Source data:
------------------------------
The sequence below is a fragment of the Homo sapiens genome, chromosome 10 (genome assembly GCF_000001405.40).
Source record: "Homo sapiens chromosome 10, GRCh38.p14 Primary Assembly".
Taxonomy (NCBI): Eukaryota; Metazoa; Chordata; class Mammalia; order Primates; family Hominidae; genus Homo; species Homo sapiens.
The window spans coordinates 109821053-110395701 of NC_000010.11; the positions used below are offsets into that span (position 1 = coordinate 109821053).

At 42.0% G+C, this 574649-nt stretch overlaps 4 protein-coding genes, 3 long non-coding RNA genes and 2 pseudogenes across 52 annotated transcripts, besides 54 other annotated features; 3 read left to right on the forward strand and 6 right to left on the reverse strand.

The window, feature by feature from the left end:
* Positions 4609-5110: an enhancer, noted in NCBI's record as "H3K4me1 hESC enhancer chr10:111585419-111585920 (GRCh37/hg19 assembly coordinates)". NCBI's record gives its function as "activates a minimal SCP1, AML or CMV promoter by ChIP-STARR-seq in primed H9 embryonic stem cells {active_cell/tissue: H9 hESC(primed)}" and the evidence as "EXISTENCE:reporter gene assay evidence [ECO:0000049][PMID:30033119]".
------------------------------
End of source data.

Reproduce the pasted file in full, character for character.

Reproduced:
The sequence below is a fragment of the Homo sapiens genome, chromosome 10 (genome assembly GCF_000001405.40).
Source record: "Homo sapiens chromosome 10, GRCh38.p14 Primary Assembly".
Taxonomy (NCBI): Eukaryota; Metazoa; Chordata; class Mammalia; order Primates; family Hominidae; genus Homo; species Homo sapiens.
The window spans coordinates 109821053-110395701 of NC_000010.11; the positions used below are offsets into that span (position 1 = coordinate 109821053).

At 42.0% G+C, this 574649-nt stretch overlaps 4 protein-coding genes, 3 long non-coding RNA genes and 2 pseudogenes across 52 annotated transcripts, besides 54 other annotated features; 3 read left to right on the forward strand and 6 right to left on the reverse strand.

The window, feature by feature from the left end:
* Positions 4609-5110: an enhancer, noted in NCBI's record as "H3K4me1 hESC enhancer chr10:111585419-111585920 (GRCh37/hg19 assembly coordinates)". NCBI's record gives its function as "activates a minimal SCP1, AML or CMV promoter by ChIP-STARR-seq in primed H9 embryonic stem cells {active_cell/tissue: H9 hESC(primed)}" and the evidence as "EXISTENCE:reporter gene assay evidence [ECO:0000049][PMID:30033119]".